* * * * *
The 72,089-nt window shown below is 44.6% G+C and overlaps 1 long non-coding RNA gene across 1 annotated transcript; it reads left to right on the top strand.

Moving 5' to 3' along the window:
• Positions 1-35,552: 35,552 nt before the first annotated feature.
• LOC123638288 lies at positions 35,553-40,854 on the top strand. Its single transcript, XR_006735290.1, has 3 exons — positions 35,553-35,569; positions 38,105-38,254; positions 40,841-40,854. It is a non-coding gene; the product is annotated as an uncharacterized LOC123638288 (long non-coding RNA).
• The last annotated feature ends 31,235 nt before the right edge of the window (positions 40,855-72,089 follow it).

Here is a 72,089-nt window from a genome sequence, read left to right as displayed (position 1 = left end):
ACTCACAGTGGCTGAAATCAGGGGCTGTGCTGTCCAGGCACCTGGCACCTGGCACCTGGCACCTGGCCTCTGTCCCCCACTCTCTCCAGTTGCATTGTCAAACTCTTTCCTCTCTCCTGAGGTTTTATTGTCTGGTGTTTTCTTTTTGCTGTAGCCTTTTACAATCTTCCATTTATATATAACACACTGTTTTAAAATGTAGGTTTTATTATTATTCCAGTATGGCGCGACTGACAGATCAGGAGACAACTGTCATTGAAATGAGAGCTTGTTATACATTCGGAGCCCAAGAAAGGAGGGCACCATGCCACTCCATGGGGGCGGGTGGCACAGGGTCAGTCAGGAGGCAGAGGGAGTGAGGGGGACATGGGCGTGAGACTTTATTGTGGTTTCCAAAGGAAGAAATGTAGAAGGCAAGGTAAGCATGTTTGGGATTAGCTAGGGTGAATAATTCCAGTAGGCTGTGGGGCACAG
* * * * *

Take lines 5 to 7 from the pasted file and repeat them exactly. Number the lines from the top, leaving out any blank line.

• The last annotated feature ends 31,235 nt before the right edge of the window (positions 40,855-72,089 follow it).

Here is a 72,089-nt window from a genome sequence, read left to right as displayed (position 1 = left end):
ACTCACAGTGGCTGAAATCAGGGGCTGTGCTGTCCAGGCACCTGGCACCTGGCACCTGGCACCTGGCCTCTGTCCCCCACTCTCTCCAGTTGCATTGTCAAACTCTTTCCTCTCTCCTGAGGTTTTATTGTCTGGTGTTTTCTTTTTGCTGTAGCCTTTTACAATCTTCCATTTATATATAACACACTGTTTTAAAATGTAGGTTTTATTATTATTCCAGTATGGCGCGACTGACAGATCAGGAGACAACTGTCATTGAAATGAGAGCTTGTTATACATTCGGAGCCCAAGAAAGGAGGGCACCATGCCACTCCATGGGGGCGGGTGGCACAGGGTCAGTCAGGAGGCAGAGGGAGTGAGGGGGACATGGGCGTGAGACTTTATTGTGGTTTCCAAAGGAAGAAATGTAGAAGGCAAGGTAAGCATGTTTGGGATTAGCTAGGGTGAATAATTCCAGTAGGCTGTGGGGCACAG